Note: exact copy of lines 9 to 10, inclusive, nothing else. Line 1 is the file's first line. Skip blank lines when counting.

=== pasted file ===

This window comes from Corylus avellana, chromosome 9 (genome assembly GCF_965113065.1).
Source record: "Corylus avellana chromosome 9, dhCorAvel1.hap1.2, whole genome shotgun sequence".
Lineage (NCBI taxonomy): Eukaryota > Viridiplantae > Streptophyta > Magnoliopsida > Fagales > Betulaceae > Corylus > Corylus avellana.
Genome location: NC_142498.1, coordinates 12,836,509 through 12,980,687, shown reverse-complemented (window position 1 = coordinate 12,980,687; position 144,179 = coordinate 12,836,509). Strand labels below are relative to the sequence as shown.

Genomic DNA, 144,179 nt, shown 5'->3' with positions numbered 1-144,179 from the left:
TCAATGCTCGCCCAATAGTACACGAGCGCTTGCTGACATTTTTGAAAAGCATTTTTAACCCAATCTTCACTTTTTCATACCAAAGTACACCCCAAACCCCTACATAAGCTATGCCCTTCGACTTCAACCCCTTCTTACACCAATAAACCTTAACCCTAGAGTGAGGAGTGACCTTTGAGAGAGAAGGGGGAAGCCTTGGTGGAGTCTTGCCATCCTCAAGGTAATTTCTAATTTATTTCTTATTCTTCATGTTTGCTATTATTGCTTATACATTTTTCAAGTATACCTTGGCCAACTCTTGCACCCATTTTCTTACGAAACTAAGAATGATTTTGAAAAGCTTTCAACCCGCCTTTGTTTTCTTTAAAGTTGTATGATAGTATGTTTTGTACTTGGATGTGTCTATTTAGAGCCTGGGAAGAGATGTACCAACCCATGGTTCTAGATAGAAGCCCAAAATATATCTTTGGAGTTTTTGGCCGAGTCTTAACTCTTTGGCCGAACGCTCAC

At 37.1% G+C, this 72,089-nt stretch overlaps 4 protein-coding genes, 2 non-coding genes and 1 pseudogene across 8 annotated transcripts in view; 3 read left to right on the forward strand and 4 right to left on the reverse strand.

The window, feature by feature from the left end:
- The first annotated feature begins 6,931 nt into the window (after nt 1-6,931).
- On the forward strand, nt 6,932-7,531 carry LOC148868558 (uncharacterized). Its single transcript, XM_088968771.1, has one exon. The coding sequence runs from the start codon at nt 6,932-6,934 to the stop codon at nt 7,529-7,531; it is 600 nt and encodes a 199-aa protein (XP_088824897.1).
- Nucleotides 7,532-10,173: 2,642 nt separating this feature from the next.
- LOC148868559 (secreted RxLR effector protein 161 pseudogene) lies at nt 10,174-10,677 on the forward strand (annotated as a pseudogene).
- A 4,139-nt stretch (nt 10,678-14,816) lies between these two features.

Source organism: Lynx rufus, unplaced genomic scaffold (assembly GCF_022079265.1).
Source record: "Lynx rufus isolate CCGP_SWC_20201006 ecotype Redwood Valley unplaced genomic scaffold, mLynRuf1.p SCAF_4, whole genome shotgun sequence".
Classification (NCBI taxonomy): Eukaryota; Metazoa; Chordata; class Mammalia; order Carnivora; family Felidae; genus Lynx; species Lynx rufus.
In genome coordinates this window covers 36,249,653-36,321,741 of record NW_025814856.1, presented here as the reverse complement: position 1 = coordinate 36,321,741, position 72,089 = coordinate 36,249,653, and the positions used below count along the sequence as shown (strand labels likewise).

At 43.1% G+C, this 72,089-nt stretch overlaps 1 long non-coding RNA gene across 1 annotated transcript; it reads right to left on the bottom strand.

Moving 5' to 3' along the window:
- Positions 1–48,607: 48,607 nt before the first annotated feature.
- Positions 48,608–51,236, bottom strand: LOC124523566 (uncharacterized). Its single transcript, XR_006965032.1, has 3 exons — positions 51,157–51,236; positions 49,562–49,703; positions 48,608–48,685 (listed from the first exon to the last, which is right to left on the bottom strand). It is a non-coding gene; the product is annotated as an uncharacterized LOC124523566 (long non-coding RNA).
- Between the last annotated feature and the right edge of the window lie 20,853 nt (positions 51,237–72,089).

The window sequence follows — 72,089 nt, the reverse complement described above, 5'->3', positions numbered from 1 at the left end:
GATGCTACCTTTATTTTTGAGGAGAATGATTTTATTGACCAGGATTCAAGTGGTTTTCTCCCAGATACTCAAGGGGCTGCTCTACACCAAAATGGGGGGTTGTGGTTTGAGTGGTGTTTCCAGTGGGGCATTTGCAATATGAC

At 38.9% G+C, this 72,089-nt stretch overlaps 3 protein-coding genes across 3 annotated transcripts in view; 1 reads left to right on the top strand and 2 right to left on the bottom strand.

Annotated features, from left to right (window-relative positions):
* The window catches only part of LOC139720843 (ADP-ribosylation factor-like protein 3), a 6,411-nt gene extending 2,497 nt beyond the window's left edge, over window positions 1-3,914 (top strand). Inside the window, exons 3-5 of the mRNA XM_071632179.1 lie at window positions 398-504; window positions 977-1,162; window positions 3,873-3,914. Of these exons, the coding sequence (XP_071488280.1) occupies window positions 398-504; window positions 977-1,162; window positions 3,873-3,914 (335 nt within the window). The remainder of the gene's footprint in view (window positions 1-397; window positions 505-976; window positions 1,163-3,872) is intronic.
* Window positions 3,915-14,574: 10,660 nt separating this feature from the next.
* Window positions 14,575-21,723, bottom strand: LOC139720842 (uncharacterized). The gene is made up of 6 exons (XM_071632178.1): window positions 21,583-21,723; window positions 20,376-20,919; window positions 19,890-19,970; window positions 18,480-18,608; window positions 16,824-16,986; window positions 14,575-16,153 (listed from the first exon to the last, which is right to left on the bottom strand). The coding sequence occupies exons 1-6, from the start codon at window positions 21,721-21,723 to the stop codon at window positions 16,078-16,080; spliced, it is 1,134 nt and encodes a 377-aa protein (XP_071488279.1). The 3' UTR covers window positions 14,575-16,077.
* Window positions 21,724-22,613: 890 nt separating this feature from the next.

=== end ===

- The first annotated feature begins 6,931 nt into the window (after nt 1-6,931).
- On the forward strand, nt 6,932-7,531 carry LOC148868558 (uncharacterized). Its single transcript, XM_088968771.1, has one exon. The coding sequence runs from the start codon at nt 6,932-6,934 to the stop codon at nt 7,529-7,531; it is 600 nt and encodes a 199-aa protein (XP_088824897.1).